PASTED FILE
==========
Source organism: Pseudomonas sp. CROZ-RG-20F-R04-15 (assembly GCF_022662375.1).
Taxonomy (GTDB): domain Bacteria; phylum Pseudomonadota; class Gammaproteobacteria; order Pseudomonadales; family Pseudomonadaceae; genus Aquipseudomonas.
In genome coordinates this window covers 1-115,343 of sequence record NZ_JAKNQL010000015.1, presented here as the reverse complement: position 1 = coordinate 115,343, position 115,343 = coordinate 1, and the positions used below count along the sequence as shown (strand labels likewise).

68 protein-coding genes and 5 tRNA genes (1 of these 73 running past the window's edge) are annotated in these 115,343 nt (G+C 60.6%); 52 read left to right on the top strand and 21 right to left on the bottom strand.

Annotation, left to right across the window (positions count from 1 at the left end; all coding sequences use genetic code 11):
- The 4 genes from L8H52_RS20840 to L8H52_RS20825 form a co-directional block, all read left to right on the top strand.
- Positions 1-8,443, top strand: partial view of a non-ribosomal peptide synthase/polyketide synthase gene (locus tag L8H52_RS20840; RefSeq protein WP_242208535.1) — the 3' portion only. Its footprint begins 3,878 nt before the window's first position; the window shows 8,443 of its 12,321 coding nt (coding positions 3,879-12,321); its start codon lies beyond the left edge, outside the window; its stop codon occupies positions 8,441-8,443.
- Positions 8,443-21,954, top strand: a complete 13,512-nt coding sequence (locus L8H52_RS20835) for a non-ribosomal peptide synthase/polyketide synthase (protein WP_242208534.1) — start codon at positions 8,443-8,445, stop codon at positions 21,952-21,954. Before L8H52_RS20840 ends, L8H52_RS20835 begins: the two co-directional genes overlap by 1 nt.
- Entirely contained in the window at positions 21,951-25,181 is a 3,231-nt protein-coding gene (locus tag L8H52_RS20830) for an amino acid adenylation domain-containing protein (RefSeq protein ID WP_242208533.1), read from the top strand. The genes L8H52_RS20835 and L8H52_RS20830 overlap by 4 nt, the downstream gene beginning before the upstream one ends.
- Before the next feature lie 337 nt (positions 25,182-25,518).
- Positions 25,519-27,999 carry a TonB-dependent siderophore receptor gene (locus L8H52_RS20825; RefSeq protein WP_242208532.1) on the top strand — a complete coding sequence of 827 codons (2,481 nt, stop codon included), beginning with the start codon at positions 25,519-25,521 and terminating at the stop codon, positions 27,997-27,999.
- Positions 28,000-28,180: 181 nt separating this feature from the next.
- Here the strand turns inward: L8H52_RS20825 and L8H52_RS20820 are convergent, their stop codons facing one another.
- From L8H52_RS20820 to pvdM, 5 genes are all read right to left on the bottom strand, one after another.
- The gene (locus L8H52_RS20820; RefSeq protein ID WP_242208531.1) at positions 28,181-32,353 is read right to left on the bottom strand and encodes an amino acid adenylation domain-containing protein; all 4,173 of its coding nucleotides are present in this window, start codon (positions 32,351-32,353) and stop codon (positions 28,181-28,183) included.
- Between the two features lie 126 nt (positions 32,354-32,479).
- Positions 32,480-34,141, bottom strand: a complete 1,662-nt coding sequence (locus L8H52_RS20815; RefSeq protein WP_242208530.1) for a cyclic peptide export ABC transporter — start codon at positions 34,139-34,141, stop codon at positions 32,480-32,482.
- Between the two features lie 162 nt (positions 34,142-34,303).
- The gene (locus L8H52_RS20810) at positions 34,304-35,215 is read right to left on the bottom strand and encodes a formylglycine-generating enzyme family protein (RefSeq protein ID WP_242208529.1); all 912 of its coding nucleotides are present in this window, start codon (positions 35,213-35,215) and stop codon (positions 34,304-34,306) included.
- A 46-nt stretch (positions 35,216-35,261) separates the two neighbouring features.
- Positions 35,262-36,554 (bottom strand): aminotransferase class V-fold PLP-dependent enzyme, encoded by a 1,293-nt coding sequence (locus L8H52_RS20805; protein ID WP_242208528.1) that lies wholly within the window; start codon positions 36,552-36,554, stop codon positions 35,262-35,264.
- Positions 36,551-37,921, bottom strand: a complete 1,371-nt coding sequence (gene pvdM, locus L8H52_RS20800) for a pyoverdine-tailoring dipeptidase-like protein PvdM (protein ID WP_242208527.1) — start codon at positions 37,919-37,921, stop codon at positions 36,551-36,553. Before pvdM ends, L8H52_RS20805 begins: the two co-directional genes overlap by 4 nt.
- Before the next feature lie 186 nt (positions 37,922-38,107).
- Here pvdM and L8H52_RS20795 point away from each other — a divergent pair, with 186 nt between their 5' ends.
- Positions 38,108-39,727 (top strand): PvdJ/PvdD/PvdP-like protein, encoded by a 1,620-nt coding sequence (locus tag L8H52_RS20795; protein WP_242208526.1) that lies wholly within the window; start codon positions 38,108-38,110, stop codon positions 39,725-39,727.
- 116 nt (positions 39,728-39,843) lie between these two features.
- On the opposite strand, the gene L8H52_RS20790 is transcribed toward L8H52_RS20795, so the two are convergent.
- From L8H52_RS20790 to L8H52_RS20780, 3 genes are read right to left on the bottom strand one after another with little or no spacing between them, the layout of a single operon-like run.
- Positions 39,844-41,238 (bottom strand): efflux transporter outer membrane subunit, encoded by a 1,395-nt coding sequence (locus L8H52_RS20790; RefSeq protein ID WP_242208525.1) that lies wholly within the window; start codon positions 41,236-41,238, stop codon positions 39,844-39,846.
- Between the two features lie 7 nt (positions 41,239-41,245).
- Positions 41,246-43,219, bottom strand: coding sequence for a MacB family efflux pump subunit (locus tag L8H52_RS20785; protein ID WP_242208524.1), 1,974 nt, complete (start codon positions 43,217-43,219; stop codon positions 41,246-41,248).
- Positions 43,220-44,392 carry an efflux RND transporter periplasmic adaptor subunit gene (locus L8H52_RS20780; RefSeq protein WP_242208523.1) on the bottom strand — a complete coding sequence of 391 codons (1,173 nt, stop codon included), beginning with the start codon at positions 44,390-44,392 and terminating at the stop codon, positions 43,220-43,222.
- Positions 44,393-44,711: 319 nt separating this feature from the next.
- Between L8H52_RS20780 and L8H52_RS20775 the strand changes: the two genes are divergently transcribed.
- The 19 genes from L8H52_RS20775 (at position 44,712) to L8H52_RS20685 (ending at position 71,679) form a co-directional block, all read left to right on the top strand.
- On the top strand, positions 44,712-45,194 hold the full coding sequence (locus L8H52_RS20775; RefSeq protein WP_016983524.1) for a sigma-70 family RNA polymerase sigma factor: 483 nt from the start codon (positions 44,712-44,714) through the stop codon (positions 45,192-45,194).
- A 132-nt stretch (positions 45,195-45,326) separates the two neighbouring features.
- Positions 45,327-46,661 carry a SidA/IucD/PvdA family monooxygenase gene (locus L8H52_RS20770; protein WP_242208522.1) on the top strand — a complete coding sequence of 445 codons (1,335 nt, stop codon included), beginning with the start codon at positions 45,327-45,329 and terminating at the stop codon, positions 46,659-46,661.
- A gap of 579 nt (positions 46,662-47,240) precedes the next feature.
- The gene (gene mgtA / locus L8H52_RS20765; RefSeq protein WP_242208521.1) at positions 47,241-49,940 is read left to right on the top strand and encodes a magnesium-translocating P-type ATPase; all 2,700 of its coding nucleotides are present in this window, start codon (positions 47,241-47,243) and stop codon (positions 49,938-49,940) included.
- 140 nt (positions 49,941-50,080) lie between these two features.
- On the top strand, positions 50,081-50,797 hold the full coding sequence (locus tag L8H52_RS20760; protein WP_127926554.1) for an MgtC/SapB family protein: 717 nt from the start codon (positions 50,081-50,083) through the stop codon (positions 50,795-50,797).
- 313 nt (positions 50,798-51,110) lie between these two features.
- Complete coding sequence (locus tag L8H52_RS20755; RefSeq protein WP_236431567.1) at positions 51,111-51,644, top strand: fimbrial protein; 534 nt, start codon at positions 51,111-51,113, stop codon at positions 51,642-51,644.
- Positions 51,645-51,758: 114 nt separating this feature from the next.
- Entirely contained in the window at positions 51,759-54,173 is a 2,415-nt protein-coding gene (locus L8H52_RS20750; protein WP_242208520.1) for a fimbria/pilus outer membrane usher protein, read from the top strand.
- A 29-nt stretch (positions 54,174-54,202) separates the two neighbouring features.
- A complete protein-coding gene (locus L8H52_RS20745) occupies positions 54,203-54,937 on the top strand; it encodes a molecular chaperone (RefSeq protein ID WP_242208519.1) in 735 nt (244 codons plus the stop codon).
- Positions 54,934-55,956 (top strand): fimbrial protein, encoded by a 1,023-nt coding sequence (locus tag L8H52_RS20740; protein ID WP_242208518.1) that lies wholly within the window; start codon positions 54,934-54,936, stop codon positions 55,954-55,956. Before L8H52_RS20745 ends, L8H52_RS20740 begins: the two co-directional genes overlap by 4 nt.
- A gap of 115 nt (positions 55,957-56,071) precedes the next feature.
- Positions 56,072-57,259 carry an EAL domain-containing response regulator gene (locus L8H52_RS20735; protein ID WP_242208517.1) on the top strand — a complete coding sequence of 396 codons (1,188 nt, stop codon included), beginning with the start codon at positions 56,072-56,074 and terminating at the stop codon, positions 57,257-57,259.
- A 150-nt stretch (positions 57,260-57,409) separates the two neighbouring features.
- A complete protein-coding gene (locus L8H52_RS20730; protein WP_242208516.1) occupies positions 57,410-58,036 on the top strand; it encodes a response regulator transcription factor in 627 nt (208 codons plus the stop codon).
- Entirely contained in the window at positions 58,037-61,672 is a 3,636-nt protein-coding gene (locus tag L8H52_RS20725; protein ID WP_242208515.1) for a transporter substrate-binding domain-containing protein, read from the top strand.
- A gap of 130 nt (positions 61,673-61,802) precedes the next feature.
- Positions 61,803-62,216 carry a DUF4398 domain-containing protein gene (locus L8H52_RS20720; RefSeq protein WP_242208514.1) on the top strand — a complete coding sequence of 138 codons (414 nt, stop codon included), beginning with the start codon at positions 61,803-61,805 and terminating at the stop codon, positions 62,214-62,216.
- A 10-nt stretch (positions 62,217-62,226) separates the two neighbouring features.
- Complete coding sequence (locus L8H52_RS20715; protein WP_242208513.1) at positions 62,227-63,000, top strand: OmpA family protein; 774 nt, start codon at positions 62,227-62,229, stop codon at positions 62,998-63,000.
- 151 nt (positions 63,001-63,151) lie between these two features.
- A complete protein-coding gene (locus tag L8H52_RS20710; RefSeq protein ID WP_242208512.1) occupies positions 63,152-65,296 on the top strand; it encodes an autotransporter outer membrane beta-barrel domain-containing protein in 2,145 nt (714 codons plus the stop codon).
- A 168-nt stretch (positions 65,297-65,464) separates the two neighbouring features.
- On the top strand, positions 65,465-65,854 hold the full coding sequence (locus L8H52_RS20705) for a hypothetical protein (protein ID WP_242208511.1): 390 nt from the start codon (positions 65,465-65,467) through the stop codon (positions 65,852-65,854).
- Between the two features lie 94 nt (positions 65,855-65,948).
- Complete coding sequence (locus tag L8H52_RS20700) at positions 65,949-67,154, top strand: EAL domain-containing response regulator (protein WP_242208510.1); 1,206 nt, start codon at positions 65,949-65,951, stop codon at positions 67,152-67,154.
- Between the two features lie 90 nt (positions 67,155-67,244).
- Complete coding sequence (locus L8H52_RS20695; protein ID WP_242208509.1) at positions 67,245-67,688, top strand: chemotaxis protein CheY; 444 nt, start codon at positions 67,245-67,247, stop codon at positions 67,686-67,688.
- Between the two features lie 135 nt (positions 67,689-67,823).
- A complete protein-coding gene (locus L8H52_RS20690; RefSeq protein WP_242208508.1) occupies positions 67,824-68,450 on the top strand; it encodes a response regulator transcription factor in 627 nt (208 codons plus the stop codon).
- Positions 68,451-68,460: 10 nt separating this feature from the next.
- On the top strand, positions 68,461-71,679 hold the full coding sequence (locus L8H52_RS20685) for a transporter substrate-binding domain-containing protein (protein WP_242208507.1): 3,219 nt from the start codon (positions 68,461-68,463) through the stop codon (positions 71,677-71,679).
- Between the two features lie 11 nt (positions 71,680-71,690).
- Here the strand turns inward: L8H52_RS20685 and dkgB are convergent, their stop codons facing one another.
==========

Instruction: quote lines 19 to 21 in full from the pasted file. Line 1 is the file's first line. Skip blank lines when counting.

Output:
- The gene (locus L8H52_RS20810) at positions 34,304-35,215 is read right to left on the bottom strand and encodes a formylglycine-generating enzyme family protein (RefSeq protein ID WP_242208529.1); all 912 of its coding nucleotides are present in this window, start codon (positions 35,213-35,215) and stop codon (positions 34,304-34,306) included.
- A 46-nt stretch (positions 35,216-35,261) separates the two neighbouring features.
- Positions 35,262-36,554 (bottom strand): aminotransferase class V-fold PLP-dependent enzyme, encoded by a 1,293-nt coding sequence (locus L8H52_RS20805; protein ID WP_242208528.1) that lies wholly within the window; start codon positions 36,552-36,554, stop codon positions 35,262-35,264.